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Uncomfortable Honesty

I walked into this meeting with certain expectations as to where the design process should be. I was wrong, and as a shareholder spending money, I immediately became uncomfortable as to the state of the design process.

There were several things in the space planning that the design team was still figuring out. I knew the document I created back in April had noted how to deal with the issues. I think having not been in-person to explain the document may have hindered the knowledge transfer.

It appeared to me as though a lot of spinning wheels had been turning on the spot since I completed that work in April.

From where I sat, it looked like the design team had no design sketch that they were really happy with. In fact, no one really presented a design – they presented their process and thoughts instead.

Knowing where the project needed to be in a few weeks, I got panicky.

With my background in design, and having sat on the opposite side of the table numerous times, I was confused by what was not done.

I took a deep breath, stepped out of my emotions and looked at the situation again. I realized I was assuming that Dennis and Christy were expecting what I was expecting; perhaps they were happy with where the project was?

When it came around to me to provide my thoughts on the day’s meeting, I turned the question back to Dennis, asking him and Christy what their expectations were.

They expressed that this was sort of what they were expecting, which made me feel a bit better. However, Dennis didn’t let me get away with that response, he wanted to hear what I was really thinking.

So I took a deep breath (knowing that I would not be the most popular kid in the room by what I was about to say) and chose my words carefully.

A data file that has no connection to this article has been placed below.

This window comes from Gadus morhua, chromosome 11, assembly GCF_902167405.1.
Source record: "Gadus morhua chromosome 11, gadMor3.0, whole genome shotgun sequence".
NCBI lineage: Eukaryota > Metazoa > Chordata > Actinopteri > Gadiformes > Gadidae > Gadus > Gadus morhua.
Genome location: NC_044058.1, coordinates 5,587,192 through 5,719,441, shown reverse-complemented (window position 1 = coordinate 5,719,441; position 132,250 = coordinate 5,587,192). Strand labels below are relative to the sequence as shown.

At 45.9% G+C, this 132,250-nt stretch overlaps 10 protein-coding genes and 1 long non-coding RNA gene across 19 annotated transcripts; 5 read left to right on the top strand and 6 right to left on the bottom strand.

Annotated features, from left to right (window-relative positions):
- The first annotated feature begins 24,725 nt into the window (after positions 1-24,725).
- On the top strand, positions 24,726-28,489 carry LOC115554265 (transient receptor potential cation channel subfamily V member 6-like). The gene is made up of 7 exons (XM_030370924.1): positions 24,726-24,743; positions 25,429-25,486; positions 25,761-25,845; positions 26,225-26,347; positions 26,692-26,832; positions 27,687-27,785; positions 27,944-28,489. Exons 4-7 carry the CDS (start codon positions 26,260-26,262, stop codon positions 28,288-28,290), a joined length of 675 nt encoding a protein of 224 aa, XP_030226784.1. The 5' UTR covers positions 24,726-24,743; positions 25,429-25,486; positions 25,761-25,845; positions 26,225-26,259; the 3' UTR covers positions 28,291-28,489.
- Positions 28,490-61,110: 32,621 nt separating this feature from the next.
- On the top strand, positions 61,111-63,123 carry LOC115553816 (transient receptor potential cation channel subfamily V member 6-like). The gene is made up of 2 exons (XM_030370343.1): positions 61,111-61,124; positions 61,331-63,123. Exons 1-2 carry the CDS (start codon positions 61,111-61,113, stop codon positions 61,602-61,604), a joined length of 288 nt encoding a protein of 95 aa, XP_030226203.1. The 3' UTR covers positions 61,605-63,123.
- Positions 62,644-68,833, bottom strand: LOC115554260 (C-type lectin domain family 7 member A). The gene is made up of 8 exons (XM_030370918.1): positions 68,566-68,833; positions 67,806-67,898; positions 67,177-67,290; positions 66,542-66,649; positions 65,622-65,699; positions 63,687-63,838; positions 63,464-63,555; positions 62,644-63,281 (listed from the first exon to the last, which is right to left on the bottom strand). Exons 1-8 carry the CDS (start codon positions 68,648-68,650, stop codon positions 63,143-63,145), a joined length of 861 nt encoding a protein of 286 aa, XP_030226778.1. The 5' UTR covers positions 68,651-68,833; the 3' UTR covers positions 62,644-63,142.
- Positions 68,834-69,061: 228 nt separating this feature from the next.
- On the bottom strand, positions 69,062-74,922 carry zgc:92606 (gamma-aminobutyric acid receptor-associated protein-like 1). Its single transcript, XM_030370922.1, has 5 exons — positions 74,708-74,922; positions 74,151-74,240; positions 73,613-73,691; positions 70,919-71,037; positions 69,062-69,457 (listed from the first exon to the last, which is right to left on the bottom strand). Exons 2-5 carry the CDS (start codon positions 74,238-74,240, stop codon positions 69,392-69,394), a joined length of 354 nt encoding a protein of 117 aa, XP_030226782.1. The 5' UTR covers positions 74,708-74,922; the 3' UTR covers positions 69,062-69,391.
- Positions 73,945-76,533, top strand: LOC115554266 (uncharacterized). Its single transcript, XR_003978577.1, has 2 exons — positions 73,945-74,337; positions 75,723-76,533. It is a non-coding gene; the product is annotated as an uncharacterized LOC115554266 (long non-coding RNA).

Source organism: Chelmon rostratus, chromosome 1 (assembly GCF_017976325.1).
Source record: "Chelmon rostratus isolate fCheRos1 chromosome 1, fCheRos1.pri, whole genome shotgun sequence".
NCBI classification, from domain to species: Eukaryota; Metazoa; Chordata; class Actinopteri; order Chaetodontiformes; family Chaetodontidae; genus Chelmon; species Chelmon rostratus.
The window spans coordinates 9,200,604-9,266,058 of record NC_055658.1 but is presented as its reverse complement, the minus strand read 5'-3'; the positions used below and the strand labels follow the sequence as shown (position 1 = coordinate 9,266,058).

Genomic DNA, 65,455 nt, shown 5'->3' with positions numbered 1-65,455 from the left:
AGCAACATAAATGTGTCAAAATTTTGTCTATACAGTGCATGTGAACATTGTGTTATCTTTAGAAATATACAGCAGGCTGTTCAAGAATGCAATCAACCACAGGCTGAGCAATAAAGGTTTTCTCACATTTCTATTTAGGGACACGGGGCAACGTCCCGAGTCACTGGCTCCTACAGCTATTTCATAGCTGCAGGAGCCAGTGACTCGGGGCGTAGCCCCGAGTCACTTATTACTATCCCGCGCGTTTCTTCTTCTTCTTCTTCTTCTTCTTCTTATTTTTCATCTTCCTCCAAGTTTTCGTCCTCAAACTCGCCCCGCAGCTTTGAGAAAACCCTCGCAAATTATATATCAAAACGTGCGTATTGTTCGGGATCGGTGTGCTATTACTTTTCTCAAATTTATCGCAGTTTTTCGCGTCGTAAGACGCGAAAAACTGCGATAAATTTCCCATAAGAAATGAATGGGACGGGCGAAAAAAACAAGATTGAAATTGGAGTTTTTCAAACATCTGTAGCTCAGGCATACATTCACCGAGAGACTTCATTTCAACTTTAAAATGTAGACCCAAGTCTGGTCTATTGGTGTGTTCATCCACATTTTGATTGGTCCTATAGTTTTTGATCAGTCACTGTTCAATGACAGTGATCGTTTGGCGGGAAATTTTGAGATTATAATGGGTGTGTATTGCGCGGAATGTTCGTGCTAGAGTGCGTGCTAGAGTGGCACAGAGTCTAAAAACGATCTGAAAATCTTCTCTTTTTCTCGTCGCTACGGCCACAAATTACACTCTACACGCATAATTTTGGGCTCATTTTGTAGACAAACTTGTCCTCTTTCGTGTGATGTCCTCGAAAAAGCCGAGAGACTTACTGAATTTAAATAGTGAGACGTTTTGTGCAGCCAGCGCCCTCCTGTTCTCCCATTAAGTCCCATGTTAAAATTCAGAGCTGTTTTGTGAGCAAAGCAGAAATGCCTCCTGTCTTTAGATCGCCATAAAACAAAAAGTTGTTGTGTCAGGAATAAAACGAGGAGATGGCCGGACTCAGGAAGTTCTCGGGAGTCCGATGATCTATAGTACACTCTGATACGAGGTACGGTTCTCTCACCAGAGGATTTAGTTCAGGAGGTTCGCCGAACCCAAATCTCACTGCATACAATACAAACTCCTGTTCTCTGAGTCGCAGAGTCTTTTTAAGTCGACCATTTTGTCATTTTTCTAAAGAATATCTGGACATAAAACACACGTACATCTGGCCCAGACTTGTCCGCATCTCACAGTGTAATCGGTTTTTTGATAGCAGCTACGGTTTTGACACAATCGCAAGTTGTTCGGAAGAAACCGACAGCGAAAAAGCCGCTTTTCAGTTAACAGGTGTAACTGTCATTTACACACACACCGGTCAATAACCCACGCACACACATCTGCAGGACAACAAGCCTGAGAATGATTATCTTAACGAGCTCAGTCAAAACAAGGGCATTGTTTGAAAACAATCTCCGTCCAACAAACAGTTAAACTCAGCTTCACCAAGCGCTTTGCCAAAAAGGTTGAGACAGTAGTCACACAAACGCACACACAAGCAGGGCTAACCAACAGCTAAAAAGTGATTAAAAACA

I expressed that based on what I saw on the walls (concept sketches) there was a clear lack of direction. It was an amazing opportunity for the design team to be given free reign over where to take the design, but it wasn’t helping move the project along.

I looked Dennis right in the eye and said – “ you will only get what you want if you ask for it.”

Everyone was a bit uncomfortable, but not so uncomfortable that we couldn’t go out for dinner after the meeting and continue the discussion.

The next day I received an email from Christy, explaining that she woke up at 4 a.m. and realized that the design team was asking for direction in a subtle way, and was happy that I was there to say the words outloud. Dennis and Christy went back to the design team the next day to provide some additional direction.

I was so pleased to hear that Christy valued my input, especially since it was an ‘out of my comfort zone’ thing to say, and something that nobody wanted to hear. However, we have a schedule and a budget to stick to, so someone has to say something – I just never thought it would be me!

I emailed Dennis the following – to express my feelings on the matter the next day:

Even though architecture is a creative process, it still works best following the same rules you kick-ass at: “straw man stuffing”. Architects need direction to make the process effective, just as any other project. Don’t lose site of your awesome way of working, or let it get clouded because you are working in a different field than you are used to. 

In the end, it was nice to hear from Christy that they valued my opinion, and I felt like I got to express my concerns in a safe environment. I am excited to see where the design team takes the discussion and how they turn it into a design that gels.


Website: EcoAmmo

Stephani Carter, LEED AP, EcoAmmo

Stephani is all about the action and proving that Edmonton can build incredibly aesthetic buildings while being respectful of the environment they occupy. Steph is passionate about making sustainability a fun and engaging endeavor.

She’s the subject-matter expert in green building-rating systems, and facilitates group discussions to ensure that it’s the cutting edge, cool, sustainable project it’s supposed to be. Her company is going to be one of the first tenants, so she brings a user perspective to the table.

Stephani is somewhat of a collector of all things cool, but has a penchant for things that are old. As a young lady, she always dreamt about restoring historical buildings to be cutting-edge eco-friendly, or retrofitting classic cars with emission-free engines.

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